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Transcript of interview with David Speers: Sky News: 23 June 2014: repeal of the carbon tax and Clean Energy Finance Corporation

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The Hon. Greg Hunt MP Minister for the Environment


23 June 2014




Topics: Repeal of the carbon tax and Clean Energy Finance Corporation.

DAVID SPEERS: Minister, thank you for your time.



DAVID SPEERS: You’ve introduced now, again, the repeal of the carbon tax. It will presumably be passed by the lower house later this week, but are you confident it will also be passed by the Senate?


Well, our hope and our expectation is that the Senate will respect the will of the Australian people. All six incoming crossbench Senators campaigned for and were elected on a platform of repealing the carbon tax.

We’ve seen no signs that they are anything other than committed to repealing the carbon tax and they’ve shown very good faith and we appreciate that. So I don’t presume the votes of individual Senators. However, we were elected to repeal the carbon tax and to reduce emissions without a massive electricity hit and so were the crossbench Senators.

DAVID SPEERS: Is it a little concerning to you though that you’re not absolutely sure they will vote for the repeal? You’ve had plenty of time since that last election to lock this in.


I think calmness is the order of the day. With a new Senate - many of them haven’t even set foot in the chamber. And so I think it is reasonable to expect them to be able to set foot in the chamber to declare their position.

But I have heard clear and categorical assurances from people such as Bob Day and future Senator Leyonhjelm, plus others. So we are quietly confident. We don’t presume on individuals…

DAVID SPEERS: But Clive Palmer’s - the Palmer United Party Senators?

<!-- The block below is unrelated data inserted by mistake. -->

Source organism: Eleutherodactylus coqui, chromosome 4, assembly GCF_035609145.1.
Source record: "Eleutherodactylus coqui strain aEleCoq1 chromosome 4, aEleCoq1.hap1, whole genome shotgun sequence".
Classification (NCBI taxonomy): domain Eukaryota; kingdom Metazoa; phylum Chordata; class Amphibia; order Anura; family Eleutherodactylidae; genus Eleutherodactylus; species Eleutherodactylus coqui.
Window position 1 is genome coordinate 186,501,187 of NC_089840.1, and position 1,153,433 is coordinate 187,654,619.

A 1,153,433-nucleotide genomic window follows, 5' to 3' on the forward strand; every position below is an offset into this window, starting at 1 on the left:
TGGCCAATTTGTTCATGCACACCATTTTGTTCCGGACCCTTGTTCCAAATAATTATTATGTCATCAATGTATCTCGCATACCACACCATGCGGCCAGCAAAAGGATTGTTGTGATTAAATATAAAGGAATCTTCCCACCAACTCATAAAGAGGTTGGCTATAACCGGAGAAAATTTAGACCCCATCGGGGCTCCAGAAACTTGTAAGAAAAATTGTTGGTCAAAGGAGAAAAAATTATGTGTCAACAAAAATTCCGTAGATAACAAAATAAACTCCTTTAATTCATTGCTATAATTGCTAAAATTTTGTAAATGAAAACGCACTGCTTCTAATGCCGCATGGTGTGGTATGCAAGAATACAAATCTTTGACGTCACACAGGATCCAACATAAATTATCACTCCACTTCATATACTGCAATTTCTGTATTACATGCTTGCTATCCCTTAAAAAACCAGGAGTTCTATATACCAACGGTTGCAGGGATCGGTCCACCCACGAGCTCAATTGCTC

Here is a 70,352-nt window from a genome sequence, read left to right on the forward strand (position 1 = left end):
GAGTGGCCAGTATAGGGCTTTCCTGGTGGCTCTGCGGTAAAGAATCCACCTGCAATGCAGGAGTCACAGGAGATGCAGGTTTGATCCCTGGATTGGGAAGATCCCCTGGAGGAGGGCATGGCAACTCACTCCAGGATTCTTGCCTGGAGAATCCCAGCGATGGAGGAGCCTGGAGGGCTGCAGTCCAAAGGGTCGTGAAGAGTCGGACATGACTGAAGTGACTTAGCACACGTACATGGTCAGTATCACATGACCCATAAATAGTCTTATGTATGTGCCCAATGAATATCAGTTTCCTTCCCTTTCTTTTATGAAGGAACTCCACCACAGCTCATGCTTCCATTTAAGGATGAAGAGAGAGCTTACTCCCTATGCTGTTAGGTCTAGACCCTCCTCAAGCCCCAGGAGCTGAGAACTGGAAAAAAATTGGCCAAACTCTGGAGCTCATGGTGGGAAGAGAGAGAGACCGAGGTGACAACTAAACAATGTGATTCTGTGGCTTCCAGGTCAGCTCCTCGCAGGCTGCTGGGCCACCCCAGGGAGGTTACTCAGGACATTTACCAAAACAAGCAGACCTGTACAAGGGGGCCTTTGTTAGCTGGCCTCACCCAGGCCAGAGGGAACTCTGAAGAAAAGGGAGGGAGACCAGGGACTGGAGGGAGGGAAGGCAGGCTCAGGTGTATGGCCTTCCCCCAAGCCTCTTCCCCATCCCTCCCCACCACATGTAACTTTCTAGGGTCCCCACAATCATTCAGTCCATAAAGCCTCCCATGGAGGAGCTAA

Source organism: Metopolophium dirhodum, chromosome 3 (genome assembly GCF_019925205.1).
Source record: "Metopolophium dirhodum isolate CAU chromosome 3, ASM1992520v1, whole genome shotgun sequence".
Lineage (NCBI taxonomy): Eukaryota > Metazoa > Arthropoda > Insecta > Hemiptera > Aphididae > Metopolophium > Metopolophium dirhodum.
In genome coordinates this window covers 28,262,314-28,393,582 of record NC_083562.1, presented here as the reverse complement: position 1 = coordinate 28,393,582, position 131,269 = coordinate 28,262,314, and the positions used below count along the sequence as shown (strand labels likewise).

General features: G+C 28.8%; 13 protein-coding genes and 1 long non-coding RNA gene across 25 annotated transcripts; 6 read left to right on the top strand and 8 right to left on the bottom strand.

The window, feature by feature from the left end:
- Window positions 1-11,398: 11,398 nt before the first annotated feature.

Well, Mr Palmer has, on many occasions, made it clear that he supports repeal of the carbon tax. I will let him speak for himself. But only in the West Australian Senate by-election, his party could not have been clearer that they stood fair, square for repeal of the tax.

DAVID SPEERS: Now, you say calmness is needed; give them time to look at this. Of course, they don’t take their Senate seat until a couple of weeks. How long will they have before they have to vote on this? How much time will you give them to actually look at the legislation?


Well, we have sat the Senate specifically to allow for the repeal of the carbon tax bills in the first two weeks of July.

DAVID SPEERS: Is that enough time for the…


There will be time between now and then for review. The bills, of course, have been on the table and Mr Palmer voted, I recollect, for repeal of the carbon tax first time - sorry, I apologise - he expressed his support but then stood aside because of any personal conflict of interest.

But he expressed the support of the party for repeal of the carbon tax the first time around. And so these bills have been around for many, many months. They are unchanged in all material respects.

DAVID SPEERS: One of his demands has been that there be a guarantee in the legislation that price reductions are passed on to consumers. Can you do that in the legislation?


The legislation, in fact, provides that guarantee. The ACCC is empowered in the primary legislation. It’s to ensure that there is no price gouging, that payments are passed on in full to consumers.